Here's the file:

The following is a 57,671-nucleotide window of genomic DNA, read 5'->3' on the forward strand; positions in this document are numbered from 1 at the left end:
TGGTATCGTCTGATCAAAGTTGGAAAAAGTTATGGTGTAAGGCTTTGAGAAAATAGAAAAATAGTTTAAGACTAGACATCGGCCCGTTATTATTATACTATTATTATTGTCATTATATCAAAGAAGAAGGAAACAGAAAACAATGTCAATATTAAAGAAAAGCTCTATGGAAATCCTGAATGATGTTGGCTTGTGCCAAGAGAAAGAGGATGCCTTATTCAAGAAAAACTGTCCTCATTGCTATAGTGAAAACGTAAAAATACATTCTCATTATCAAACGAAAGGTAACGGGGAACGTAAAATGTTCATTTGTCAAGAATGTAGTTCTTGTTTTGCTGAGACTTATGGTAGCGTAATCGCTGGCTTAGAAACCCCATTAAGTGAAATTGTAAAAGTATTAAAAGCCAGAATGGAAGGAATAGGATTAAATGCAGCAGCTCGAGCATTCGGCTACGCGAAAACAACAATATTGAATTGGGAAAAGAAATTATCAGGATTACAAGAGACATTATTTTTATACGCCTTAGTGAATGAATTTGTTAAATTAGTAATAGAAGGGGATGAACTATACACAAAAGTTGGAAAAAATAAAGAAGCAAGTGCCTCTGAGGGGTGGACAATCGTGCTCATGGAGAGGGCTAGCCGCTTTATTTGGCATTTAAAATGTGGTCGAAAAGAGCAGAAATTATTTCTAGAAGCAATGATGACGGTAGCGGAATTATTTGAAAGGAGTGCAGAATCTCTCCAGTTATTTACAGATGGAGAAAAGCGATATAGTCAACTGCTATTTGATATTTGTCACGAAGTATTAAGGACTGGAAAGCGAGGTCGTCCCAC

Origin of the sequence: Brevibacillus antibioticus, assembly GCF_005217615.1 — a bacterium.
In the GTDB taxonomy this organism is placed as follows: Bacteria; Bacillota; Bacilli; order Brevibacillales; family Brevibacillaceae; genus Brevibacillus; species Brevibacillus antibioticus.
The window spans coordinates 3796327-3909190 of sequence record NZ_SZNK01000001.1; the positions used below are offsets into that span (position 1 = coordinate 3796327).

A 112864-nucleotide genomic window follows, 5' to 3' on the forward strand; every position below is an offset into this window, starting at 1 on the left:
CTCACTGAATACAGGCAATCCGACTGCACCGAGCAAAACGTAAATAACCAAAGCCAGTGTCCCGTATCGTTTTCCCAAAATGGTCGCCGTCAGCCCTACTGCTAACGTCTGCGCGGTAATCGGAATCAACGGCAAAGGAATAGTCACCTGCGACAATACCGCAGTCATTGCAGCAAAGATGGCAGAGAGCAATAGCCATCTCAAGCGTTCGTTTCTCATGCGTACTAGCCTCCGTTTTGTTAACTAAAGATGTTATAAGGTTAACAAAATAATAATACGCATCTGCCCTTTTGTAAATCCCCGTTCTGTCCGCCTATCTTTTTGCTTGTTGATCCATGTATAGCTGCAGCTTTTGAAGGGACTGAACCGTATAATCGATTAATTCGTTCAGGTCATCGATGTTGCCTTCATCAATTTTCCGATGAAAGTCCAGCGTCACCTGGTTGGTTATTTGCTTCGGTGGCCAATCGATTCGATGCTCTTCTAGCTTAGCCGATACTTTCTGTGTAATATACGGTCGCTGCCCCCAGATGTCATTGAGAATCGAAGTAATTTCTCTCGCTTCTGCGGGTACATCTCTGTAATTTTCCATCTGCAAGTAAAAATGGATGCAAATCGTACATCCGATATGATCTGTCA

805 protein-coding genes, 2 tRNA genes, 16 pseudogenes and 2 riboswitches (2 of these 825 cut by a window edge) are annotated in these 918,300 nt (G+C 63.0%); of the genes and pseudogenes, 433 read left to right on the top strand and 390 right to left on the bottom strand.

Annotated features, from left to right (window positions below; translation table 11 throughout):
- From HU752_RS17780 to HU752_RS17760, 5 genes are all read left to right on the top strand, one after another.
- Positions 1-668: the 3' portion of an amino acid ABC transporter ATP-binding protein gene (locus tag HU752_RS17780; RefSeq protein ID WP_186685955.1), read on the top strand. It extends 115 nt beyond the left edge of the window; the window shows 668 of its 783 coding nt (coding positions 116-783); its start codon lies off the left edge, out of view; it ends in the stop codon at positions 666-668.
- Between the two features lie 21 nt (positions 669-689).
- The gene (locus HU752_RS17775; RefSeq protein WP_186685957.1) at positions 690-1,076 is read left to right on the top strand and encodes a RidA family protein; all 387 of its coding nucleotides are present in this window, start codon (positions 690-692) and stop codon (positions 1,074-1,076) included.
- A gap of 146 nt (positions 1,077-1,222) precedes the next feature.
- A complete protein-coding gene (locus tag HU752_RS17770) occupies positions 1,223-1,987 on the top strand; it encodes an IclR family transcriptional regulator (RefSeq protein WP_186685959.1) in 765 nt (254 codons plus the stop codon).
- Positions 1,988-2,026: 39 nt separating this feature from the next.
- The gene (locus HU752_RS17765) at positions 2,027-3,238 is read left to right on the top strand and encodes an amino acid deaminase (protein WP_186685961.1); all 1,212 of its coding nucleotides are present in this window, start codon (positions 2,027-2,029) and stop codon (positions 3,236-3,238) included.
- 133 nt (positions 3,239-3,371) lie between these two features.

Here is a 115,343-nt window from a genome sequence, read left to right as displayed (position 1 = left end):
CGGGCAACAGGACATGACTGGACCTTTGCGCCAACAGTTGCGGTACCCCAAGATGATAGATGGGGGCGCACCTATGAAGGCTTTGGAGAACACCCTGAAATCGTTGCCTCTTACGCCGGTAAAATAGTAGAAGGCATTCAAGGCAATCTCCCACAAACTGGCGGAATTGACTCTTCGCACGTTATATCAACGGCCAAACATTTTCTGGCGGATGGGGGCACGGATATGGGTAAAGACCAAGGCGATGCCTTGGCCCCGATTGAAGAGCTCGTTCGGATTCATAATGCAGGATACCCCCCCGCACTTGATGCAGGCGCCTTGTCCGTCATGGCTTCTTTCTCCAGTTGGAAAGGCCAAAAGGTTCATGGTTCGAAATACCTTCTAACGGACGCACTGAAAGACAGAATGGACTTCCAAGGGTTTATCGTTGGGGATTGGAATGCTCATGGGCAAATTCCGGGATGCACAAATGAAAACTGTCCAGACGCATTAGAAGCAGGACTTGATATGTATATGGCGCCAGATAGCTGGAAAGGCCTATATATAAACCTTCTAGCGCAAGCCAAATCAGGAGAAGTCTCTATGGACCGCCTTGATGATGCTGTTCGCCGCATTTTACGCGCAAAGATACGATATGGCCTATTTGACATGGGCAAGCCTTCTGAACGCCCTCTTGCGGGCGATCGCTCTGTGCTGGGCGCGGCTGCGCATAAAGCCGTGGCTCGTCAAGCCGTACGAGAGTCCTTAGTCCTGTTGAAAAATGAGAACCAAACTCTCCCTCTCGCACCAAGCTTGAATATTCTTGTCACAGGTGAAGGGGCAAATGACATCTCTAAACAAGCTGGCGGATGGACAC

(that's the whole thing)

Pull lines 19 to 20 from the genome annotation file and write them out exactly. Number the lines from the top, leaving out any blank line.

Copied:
Here is a 115,343-nt window from a genome sequence, read left to right as displayed (position 1 = left end):
CGGGCAACAGGACATGACTGGACCTTTGCGCCAACAGTTGCGGTACCCCAAGATGATAGATGGGGGCGCACCTATGAAGGCTTTGGAGAACACCCTGAAATCGTTGCCTCTTACGCCGGTAAAATAGTAGAAGGCATTCAAGGCAATCTCCCACAAACTGGCGGAATTGACTCTTCGCACGTTATATCAACGGCCAAACATTTTCTGGCGGATGGGGGCACGGATATGGGTAAAGACCAAGGCGATGCCTTGGCCCCGATTGAAGAGCTCGTTCGGATTCATAATGCAGGATACCCCCCCGCACTTGATGCAGGCGCCTTGTCCGTCATGGCTTCTTTCTCCAGTTGGAAAGGCCAAAAGGTTCATGGTTCGAAATACCTTCTAACGGACGCACTGAAAGACAGAATGGACTTCCAAGGGTTTATCGTTGGGGATTGGAATGCTCATGGGCAAATTCCGGGATGCACAAATGAAAACTGTCCAGACGCATTAGAAGCAGGACTTGATATGTATATGGCGCCAGATAGCTGGAAAGGCCTATATATAAACCTTCTAGCGCAAGCCAAATCAGGAGAAGTCTCTATGGACCGCCTTGATGATGCTGTTCGCCGCATTTTACGCGCAAAGATACGATATGGCCTATTTGACATGGGCAAGCCTTCTGAACGCCCTCTTGCGGGCGATCGCTCTGTGCTGGGCGCGGCTGCGCATAAAGCCGTGGCTCGTCAAGCCGTACGAGAGTCCTTAGTCCTGTTGAAAAATGAGAACCAAACTCTCCCTCTCGCACCAAGCTTGAATATTCTTGTCACAGGTGAAGGGGCAAATGACATCTCTAAACAAGCTGGCGGATGGACAC